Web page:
FIG. 1 is a schematic diagram showing the zone plat, which can make a focus by Fresnel diffreaction theory;

FIG. 2 is a schematic diagram showing how a conventional micromirror array lens works as a lens;

FIG. 3 is a schematic diagram showing in-plane and cross-section of a micromirror array lens using Fresnel diffraction;

FIG. 4 is an in-plane schematic view showing one of the structures of the micromirror array lens;

FIG. 5 is a schematic diagram showing the cut-away side view of the micromirror array lens comprising micromirrors with pure translation;

FIG. 6 is a schematic diagram showing one example of the micromirror array lens comprising hexagonal micromirrors with pure translation.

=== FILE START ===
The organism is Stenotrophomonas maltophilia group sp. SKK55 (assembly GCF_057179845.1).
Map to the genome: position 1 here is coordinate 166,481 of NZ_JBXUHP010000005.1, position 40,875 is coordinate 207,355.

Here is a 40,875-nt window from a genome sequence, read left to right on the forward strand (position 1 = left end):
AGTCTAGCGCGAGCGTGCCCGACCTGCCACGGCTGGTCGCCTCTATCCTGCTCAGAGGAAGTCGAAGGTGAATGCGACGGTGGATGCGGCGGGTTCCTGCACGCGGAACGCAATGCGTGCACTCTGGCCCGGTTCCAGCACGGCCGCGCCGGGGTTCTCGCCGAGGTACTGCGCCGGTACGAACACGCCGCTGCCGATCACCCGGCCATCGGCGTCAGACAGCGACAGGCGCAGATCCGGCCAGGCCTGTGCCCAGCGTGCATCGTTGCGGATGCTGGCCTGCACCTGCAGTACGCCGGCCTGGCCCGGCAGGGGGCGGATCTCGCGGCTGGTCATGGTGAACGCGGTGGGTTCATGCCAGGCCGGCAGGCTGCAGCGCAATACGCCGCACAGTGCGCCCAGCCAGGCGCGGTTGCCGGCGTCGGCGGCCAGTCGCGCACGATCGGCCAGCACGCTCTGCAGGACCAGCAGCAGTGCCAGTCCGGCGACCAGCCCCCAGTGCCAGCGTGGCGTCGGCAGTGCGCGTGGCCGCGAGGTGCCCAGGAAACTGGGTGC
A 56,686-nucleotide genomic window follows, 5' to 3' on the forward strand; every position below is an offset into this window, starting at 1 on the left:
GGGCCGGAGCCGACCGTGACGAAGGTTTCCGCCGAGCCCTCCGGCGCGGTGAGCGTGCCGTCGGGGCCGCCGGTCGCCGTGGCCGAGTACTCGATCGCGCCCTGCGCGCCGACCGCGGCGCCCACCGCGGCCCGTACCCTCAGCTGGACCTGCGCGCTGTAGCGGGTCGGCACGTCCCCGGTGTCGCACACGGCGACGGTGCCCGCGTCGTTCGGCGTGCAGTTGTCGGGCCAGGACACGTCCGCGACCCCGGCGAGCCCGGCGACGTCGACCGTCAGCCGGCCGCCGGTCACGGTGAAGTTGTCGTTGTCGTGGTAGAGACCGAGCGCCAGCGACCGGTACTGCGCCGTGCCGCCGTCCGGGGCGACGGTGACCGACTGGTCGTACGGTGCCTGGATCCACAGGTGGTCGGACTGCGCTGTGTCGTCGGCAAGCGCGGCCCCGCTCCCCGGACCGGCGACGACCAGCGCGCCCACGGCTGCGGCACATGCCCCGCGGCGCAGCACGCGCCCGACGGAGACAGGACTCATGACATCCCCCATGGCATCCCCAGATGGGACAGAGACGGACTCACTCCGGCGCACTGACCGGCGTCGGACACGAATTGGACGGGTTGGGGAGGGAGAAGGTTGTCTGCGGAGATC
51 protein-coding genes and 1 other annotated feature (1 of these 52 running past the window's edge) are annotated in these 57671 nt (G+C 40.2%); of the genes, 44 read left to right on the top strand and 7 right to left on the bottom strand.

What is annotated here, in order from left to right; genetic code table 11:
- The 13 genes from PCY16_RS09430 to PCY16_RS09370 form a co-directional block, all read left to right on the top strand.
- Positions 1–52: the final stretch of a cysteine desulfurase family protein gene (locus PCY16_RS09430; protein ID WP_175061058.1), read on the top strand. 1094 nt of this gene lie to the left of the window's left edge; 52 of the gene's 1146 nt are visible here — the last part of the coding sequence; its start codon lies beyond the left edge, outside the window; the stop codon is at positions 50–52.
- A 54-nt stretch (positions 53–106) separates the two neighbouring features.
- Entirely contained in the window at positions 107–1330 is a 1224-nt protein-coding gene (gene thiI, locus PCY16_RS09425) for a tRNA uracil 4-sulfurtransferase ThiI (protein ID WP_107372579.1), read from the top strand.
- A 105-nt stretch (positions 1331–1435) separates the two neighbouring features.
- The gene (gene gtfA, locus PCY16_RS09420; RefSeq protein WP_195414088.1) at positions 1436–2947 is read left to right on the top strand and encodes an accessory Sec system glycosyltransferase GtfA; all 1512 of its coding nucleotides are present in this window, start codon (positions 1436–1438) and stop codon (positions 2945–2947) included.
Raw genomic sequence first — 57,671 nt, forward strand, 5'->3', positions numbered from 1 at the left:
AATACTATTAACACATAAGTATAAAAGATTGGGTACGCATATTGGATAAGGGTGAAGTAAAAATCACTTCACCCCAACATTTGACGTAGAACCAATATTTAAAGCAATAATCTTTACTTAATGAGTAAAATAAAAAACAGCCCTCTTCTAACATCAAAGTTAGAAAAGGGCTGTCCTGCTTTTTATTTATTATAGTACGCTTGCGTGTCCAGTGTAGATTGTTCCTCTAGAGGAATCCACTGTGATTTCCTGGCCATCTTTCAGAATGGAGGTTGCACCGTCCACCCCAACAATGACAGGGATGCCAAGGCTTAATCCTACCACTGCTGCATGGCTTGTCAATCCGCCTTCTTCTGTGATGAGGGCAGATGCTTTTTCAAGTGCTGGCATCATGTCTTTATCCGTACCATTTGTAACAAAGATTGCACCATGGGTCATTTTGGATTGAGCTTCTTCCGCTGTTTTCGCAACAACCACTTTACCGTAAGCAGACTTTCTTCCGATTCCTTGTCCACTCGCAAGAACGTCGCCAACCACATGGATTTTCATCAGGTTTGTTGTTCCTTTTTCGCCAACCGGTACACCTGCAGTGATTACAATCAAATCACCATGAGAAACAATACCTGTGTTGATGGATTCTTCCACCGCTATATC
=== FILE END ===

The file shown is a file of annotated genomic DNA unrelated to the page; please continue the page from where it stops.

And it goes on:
DETAILED DESCRIPTION OF THE INVENTION

FIG. 1 shows zone plates. Gray regions (zones) 11 are the area where lights are blocked. In FIG. 1(a), the left plate, light blocked at even zones and in FIG. 1(b), the right plate, lights are blocked at odd zones. But two plate have same focus and intensity. Every zone have the same area and optical path length (OPL) difference between from every adjacent zones to focal point is half wavelength. Focal length is changed by changing the width of zone.

FIG. 2 illustrates the principle of the conventional micromirror array lens. There are two conditions to make a perfect lens. The first is the converging condition that all light scattered by one point of an object should converge into one point of the image plane. The second is the same phase condition that all converging light should have the same phase at the image plane.